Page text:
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Let the continued fraction be denoted by
1 1 1
а2+ а2 + a +
then Pnqn-1-Pn-1 ¶n=(an Pn-1+Pn−2) In−1−Pn−1(An In−1 +In−2) =(−1)(Pn-1Jn—2—Pn−2 In−1) =(−1)2(Pn-2¶n—3—Pn−3Jn−2), similarly,
But P2-P12= (α, α2+ 1) −α2. α=1=(−1)2;
When the continued fraction is less than unity, this result will still hold if we suppose that a1=0, and that the first convergent is zero.
NOTE. When we are calculating the numerical value of the successive convergents, the above theorem furnishes an easy test of the accuracy of the work.
COR. 1. Each convergent is in its lowest terms; for if Pn and In had a common divisor it would divide Pn In-1-Pn-1Jn, Or unity; which is impossible.
COR. 2. The difference between two successive convergents is a fraction whose numerator is unity, and whose denominator is the product of the denominators of these convergents; for
Pn-1 Pn In-1~Pn-1 In 1
476. Each convergent is nearer to the continued fraction than any of the preceding convergents.
Let x denote the continued fraction, and Pn,
... x ~ Pn _ k ( Pn÷1 In~Pn In+1)
three consecutive convergents; then x differs from
taking the complete (n+2)th quotient in the place of an+2; denote this by k; thus
Pu÷l Pu÷2 In In÷1 In+2 Pn÷2 only in
Now k is greater than unity, and In is less than n+1; hence on both accounts the difference between Pn+1 and 2 is less than In+1 the difference between Pa and x; that is, every convergent is
nearer to the continued fraction than the next preceding convergent, and therefore nearer than any preceding convergent.
Combining the result of this article with that of Art. 471, it follows that
The convergents of an odd order continually increase, but are always less than the continued fraction;
The convergents of an even order continually decrease, but are always greater than the continued fraction.
477. To find limits to the error made in taking any convergent for the continued fraction.
Let Pn Pn+1, Pn+2 be three consecutive convergents, and let In In+1 In+2
k denote the complete (n+2)th quotient;
Now k is greater than 1, therefore the difference between the 1 continued fraction x, and any convergent, Pa is less than In In+1 and greater than
Again, since +1>In, the error in taking 1 1 less than and greater than
Pn instead of x is
478. From the last article it appears that the error in Pn instead of the continued fraction is less than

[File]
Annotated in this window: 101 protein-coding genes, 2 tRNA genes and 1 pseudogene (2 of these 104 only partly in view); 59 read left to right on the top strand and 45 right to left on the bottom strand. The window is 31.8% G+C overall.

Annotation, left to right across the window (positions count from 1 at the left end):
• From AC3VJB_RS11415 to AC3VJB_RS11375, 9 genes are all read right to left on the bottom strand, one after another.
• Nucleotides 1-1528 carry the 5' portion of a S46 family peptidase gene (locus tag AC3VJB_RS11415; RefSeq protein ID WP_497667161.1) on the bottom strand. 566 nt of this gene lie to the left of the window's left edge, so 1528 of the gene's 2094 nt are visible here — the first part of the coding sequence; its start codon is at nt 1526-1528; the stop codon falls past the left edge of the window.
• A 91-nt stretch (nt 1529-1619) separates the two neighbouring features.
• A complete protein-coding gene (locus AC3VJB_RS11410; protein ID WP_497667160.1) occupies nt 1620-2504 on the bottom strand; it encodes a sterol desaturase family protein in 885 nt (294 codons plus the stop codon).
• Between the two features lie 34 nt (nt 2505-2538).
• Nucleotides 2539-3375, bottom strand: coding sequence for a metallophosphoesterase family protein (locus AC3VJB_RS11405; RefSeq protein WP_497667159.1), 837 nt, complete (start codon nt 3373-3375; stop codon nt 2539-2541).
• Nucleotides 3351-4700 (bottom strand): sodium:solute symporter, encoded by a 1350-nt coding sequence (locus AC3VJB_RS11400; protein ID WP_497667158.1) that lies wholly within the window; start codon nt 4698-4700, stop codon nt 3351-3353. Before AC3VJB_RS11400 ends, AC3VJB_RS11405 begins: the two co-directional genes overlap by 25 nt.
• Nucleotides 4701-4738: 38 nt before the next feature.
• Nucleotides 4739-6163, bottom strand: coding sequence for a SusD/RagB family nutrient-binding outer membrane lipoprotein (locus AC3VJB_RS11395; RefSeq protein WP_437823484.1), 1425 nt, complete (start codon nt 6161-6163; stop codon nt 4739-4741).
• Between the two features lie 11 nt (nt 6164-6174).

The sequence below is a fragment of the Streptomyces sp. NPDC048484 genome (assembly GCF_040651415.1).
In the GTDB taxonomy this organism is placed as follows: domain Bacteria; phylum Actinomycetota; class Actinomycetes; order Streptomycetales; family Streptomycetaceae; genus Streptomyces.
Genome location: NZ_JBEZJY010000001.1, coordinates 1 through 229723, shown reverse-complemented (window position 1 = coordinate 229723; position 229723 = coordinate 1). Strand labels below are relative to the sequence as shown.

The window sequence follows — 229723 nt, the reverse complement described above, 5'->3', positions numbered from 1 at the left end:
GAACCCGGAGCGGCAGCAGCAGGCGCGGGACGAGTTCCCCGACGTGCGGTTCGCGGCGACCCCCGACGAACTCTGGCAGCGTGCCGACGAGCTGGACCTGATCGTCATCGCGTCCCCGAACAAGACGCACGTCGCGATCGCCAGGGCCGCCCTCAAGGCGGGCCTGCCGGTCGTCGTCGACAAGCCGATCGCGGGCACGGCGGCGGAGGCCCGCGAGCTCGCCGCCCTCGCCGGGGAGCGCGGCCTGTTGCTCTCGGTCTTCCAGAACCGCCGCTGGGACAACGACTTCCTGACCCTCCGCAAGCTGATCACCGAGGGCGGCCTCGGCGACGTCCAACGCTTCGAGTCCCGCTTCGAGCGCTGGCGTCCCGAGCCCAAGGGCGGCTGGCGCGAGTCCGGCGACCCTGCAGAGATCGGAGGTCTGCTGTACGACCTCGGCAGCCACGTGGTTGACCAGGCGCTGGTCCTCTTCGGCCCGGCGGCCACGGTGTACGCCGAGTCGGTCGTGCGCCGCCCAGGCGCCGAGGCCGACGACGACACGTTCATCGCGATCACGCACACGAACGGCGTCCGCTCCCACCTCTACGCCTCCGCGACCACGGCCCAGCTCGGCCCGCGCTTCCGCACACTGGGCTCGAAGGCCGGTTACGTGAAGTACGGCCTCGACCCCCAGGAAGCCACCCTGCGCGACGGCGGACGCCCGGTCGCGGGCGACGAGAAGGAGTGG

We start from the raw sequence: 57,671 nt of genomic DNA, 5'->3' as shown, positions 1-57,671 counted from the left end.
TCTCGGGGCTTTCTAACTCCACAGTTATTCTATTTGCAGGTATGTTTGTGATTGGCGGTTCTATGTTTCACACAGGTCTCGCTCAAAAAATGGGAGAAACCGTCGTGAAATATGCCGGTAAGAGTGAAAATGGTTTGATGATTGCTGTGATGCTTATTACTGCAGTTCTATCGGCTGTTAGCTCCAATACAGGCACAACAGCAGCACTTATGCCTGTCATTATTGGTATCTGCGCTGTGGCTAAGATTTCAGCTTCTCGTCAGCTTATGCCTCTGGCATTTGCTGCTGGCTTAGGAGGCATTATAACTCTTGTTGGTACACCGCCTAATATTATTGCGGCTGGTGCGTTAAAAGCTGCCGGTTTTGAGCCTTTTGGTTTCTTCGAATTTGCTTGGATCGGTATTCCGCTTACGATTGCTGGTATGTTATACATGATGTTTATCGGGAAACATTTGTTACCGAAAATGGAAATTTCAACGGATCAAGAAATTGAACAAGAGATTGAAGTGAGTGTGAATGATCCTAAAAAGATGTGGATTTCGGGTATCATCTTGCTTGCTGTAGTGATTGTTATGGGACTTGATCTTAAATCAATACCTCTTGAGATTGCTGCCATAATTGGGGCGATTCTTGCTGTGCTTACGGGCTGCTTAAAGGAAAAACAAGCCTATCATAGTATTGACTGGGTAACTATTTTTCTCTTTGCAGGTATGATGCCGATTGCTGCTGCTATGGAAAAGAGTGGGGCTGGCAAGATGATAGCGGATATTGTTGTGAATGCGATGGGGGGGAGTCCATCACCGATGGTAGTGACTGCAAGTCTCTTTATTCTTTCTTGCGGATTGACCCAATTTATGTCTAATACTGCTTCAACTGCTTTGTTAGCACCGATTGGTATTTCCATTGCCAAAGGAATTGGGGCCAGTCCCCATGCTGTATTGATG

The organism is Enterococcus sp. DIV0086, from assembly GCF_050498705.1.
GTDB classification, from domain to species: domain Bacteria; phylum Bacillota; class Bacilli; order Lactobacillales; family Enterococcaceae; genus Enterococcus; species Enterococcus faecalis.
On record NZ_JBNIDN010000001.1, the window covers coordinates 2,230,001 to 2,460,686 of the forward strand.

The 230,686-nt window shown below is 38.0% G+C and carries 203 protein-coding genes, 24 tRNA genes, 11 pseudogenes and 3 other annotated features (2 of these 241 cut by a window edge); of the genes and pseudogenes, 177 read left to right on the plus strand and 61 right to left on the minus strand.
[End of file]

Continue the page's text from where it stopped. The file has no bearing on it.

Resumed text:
; that is, less than
; hence the larger In (an+19n+In-1) an+1 is, the nearer does approximate to the continued fraction; therefore, any convergent which immediately precedes a large quotient is a near approximation to the continued fraction.
Again, since the error is less than it follows that in order to find a convergent which will differ from the continued fraction by less than a given quantity 1, we have only to calculate the successive convergents up to Pa, where 92 is greater
479. The properties of continued fractions enable us to find two small integers whose ratio closely approximates to that of two incommensurable quantities, or to that of two quantities whose exact ratio can only be expressed by large integers.
Example. Find a series of fractions approximating to 3.14159. In the process of finding the greatest common measure of 14159 and 100000, the successive quotients are 7, 15, 1, 25, 1, 7, 4. Thus 1 1 1 1 1 1 1 7+ 15+ 1+ 25+ 1+ 7+ 4
The successive convergents are
This last convergent which precedes the large quotient 25 is a very near approximation, the error being less than 1 therefore less than
25 × (100)2,
480. Any convergent is nearer to the continued fraction than any other fraction whose denominator is less than that of the convergent.
Let x be the continued fraction, P, Pa-1 two consecutive
In In-1 2 convergents, a fraction whose denominator s is less than q
If possible, let be nearer to x than P", then must be
nearer to x than P-1 [Art. 476]; and since x lies between Pn
it follows that must lie between
Pn-1 Yn-1' Hence
EXAMPLES XLV. a.
Calculate the successive convergents to
1 1 1 1 1 1 1+ 3+ 5+ 1+ 1+ 2
that is, an integer less than a fraction; which is impossible. Therefore P must be nearer to the continued fraction than 2.
1 1 1 1 1 1 1 2+ 2+ 3+ 1+ 4+ 2+ 6 1 1 1 1 1 1 3+1+2+2+1+9
Express the following quantities as continued fractions and find the fourth convergent to each: also determine the limits to the error made by taking the third convergent for the fraction.
12. Find limits to the error in taking yards as equivalent to a metre, given that a metre is equal to 1·0936 yards. 13. Find an approximation to
1 1 1 1 1 3+5+ 7+9+ 11+ which differs from the true value by less than 0001. 14. Show by the theory of continued fractions that 1 from 1.41421 by a quantity less than
729 2318 11. 4-316.
RECURRING CONTINUED FRACTIONS.
481. We have seen that a terminating continued fraction with rational quotients can be reduced to an ordinary fraction with integral numerator and denominator, and therefore cannot be equal to a surd; but we shall prove that a quadratic surd can be expressed as an infinite continued fraction whose quotients recur. We shall first consider a numerical example.
Example. Express 19 as a continued fraction, and find a series of fractions approximating to its value.
-2, that is √19-2
after this the quotients 2, 1, 3, 1, 2, 8 recur; hence
1 1 1 1 1 1
2+ 1+ 3+ 1+ 2+ 8+
It will be noticed that the quotients recur as soon as we come to a quotient which is double the first.
[Explanation. In each of the lines above we perform the same series of operations. For example, consider the second line: we first find the greatest integer in 19+4; this is 2, and the remain√19+4
We then multiply numerator and denominator by the surd conjugate to √19–2, so that after inverting the result we begin a new line with a rational